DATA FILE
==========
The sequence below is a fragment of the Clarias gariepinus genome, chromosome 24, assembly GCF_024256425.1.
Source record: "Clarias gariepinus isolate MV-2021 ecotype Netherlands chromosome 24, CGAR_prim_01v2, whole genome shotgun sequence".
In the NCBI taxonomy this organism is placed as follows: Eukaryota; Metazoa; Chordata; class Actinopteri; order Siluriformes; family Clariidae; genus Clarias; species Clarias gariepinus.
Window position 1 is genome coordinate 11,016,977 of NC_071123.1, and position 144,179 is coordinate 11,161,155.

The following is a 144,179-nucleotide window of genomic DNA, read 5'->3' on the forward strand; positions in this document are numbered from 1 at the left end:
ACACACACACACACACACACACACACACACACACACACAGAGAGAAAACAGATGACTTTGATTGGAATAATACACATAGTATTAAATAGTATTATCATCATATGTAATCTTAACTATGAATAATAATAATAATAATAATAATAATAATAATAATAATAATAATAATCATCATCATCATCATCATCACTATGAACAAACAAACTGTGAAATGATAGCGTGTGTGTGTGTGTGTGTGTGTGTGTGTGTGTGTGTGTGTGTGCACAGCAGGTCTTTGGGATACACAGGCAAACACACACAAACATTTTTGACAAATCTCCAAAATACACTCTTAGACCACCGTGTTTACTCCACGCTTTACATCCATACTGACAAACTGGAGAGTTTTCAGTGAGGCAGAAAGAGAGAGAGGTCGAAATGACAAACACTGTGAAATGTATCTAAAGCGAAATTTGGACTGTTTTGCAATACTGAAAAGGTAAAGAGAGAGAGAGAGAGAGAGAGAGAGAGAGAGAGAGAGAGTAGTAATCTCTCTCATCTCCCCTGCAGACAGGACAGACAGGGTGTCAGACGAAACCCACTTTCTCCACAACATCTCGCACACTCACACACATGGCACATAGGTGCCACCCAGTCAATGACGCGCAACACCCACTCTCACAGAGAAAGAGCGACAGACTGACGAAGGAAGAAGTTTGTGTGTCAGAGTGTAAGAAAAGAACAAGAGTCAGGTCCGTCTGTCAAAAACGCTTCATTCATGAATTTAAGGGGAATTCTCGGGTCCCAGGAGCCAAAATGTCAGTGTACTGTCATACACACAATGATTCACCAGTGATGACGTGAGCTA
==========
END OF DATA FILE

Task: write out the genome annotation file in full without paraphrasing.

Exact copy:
The sequence below is a fragment of the Clarias gariepinus genome, chromosome 24, assembly GCF_024256425.1.
Source record: "Clarias gariepinus isolate MV-2021 ecotype Netherlands chromosome 24, CGAR_prim_01v2, whole genome shotgun sequence".
In the NCBI taxonomy this organism is placed as follows: Eukaryota; Metazoa; Chordata; class Actinopteri; order Siluriformes; family Clariidae; genus Clarias; species Clarias gariepinus.
Window position 1 is genome coordinate 11,016,977 of NC_071123.1, and position 144,179 is coordinate 11,161,155.

The following is a 144,179-nucleotide window of genomic DNA, read 5'->3' on the forward strand; positions in this document are numbered from 1 at the left end:
ACACACACACACACACACACACACACACACACACACACAGAGAGAAAACAGATGACTTTGATTGGAATAATACACATAGTATTAAATAGTATTATCATCATATGTAATCTTAACTATGAATAATAATAATAATAATAATAATAATAATAATAATAATAATAATAATCATCATCATCATCATCATCACTATGAACAAACAAACTGTGAAATGATAGCGTGTGTGTGTGTGTGTGTGTGTGTGTGTGTGTGTGTGTGTGTGCACAGCAGGTCTTTGGGATACACAGGCAAACACACACAAACATTTTTGACAAATCTCCAAAATACACTCTTAGACCACCGTGTTTACTCCACGCTTTACATCCATACTGACAAACTGGAGAGTTTTCAGTGAGGCAGAAAGAGAGAGAGGTCGAAATGACAAACACTGTGAAATGTATCTAAAGCGAAATTTGGACTGTTTTGCAATACTGAAAAGGTAAAGAGAGAGAGAGAGAGAGAGAGAGAGAGAGAGAGAGAGAGTAGTAATCTCTCTCATCTCCCCTGCAGACAGGACAGACAGGGTGTCAGACGAAACCCACTTTCTCCACAACATCTCGCACACTCACACACATGGCACATAGGTGCCACCCAGTCAATGACGCGCAACACCCACTCTCACAGAGAAAGAGCGACAGACTGACGAAGGAAGAAGTTTGTGTGTCAGAGTGTAAGAAAAGAACAAGAGTCAGGTCCGTCTGTCAAAAACGCTTCATTCATGAATTTAAGGGGAATTCTCGGGTCCCAGGAGCCAAAATGTCAGTGTACTGTCATACACACAATGATTCACCAGTGATGACGTGAGCTA